• Leave your animals at home during the celebrations. NEVER take them with you to watch fireworks displays!
  • Never leave animals tethered or chained outside; they can hang themselves if they leap over a fence while trying to run from the noise.
  • Do not leave your pet alone in the car. However, if your pet is most comfortable in the car, some pet parents find that driving around with their pet in the car helps to calm their pet.
  • Close your windows and curtains. Use air-conditioning to keep it cool inside.
  • Turn on a radio that’s tuned to a classical-music station, or turn on the TV to help drown out the sound of the fireworks.
  • Some animals can become destructive when frightened, so be sure that you’ve removed any items that your pet could destroy or that would be harmful to your pet if chewed.
  • Consider purchasing a Thundershirt to keep your dog or cat relaxed throughout the fireworks.
  • LICKS offers ZEN, a holistic remedy for dogs experiencing anxiety or just feeling out of sorts. It comes in single-serving packets of liquid vitamins containing antioxidants and ingredients such as chamomile root, tryptophan, theanine and ashwagandha root. For details, visit
  • Play specially formulated CDs such as those from Through a Dog’s Ear (they have them for cats, too); or the Music My Pet Classic Cuts CD.
  • Make sure your dog gets plenty of exercise earlier in the day. Exercise your dog early in the day before parties begin, and make sure that any off-leash time is securely fenced and any walks include a good leash —- people sometimes set off fireworks before dark.
  • Use natural or herbal supplements that are known to be calming for pets.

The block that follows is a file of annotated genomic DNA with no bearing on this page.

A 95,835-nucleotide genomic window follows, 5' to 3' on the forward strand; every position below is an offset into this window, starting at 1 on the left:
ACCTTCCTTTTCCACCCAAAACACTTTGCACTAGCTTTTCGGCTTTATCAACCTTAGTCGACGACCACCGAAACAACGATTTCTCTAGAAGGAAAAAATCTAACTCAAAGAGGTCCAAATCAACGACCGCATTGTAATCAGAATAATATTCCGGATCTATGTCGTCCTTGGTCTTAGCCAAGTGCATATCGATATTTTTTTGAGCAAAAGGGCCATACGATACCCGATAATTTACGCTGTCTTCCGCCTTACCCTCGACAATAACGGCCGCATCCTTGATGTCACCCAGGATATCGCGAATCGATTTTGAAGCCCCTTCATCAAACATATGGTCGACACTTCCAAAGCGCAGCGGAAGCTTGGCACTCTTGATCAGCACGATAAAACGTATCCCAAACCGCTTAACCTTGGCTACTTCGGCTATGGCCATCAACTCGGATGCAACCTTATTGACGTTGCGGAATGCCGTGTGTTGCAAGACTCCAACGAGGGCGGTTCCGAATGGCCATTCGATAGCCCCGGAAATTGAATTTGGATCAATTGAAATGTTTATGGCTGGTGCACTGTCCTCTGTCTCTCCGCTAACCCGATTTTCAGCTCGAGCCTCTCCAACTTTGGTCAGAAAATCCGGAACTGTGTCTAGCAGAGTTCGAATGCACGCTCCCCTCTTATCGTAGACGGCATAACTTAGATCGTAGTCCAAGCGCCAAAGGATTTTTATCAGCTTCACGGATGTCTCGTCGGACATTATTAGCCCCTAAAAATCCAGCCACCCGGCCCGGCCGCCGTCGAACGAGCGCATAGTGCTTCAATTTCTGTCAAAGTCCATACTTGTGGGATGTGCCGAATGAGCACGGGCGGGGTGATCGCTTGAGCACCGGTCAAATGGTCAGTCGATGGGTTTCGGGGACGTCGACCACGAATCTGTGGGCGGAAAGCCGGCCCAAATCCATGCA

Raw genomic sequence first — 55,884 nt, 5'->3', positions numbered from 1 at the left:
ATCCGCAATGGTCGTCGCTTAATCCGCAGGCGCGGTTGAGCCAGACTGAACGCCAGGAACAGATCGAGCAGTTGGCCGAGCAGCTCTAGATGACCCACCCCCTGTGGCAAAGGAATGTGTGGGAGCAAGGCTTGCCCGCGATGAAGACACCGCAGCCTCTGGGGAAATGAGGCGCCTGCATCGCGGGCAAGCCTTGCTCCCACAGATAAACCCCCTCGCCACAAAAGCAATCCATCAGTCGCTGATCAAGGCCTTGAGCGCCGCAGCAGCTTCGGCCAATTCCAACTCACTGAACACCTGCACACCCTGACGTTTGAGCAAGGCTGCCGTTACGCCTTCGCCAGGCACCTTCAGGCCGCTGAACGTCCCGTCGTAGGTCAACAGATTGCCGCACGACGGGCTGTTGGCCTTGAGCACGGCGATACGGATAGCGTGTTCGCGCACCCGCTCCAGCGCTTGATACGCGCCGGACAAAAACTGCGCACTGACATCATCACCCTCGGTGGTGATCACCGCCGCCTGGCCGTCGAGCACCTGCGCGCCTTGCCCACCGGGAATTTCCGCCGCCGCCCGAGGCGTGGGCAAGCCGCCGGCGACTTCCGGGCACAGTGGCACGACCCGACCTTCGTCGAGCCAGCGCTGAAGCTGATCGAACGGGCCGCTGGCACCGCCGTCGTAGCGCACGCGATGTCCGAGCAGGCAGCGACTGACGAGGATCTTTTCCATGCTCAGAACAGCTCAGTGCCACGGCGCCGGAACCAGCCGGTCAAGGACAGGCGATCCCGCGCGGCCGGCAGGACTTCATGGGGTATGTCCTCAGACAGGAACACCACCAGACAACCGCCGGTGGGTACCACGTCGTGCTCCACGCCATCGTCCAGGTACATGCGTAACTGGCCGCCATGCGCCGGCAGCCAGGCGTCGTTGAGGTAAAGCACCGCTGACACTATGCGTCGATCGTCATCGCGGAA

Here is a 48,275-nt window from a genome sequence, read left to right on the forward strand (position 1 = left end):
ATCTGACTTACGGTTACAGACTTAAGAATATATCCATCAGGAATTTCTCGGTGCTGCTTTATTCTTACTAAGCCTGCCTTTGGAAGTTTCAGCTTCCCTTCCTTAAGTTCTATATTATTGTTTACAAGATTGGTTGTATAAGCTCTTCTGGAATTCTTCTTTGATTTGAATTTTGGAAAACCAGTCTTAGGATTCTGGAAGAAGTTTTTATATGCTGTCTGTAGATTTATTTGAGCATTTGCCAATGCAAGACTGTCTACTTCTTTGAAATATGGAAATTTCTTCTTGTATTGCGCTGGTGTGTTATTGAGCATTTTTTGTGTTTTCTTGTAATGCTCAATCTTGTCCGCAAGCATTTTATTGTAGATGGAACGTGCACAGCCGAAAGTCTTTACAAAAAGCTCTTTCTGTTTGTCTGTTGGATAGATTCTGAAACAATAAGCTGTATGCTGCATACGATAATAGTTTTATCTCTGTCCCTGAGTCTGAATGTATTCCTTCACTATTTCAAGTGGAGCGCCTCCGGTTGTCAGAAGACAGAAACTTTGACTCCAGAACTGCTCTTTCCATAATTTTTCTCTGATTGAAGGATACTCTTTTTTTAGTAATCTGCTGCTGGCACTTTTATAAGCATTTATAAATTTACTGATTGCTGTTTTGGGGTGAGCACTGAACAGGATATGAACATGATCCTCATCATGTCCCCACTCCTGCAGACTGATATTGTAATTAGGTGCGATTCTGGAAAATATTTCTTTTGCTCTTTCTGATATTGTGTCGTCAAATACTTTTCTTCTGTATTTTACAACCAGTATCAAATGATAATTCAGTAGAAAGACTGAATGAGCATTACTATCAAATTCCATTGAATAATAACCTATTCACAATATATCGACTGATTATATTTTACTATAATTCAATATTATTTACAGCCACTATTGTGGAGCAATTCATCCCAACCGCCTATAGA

• Give your dog something fun to do, such as a frozen Kong filled with his favorite treats.
  • If you know that your pet is seriously distressed by loud noises, consult with your veterinarian before July 4 for ways to help alleviate the fear and anxiety he or she will experience during fireworks displays.
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  • If your pet seeks comfort in a bath tub, under a bed or other small space,let them. Do not try to lure them out. If the space is safe and it makes them feel more secure, let them be.
  • Talk to your dog in a light, cheerful tone that sends a comforting message that the noise is no big deal. Don’t try too hard to reassure your dog during a fearful event because it can sometimes exacerbate the problem by reinforcing your dog’s fearful response.
  • Some cats are very sensitive to people’s moods and may be influenced by the way you react to the noise. It’s best to act happy and calm to help reassure your cat that all is well.
  • Never leave pets outside unattended, even in a fenced yard or on a chain. In their fear, pets who normally wouldn’t leave the yard may escape and become lost, or become entangled in their chains, risking injury or death.
  • Take a current photo of your animal companions and make sure they’re wearing a collar or a harness with an up-to-date identification tag and/or has a microchip, just in case he or she escapes and becomes lost. Not sure about microchips? Learn more.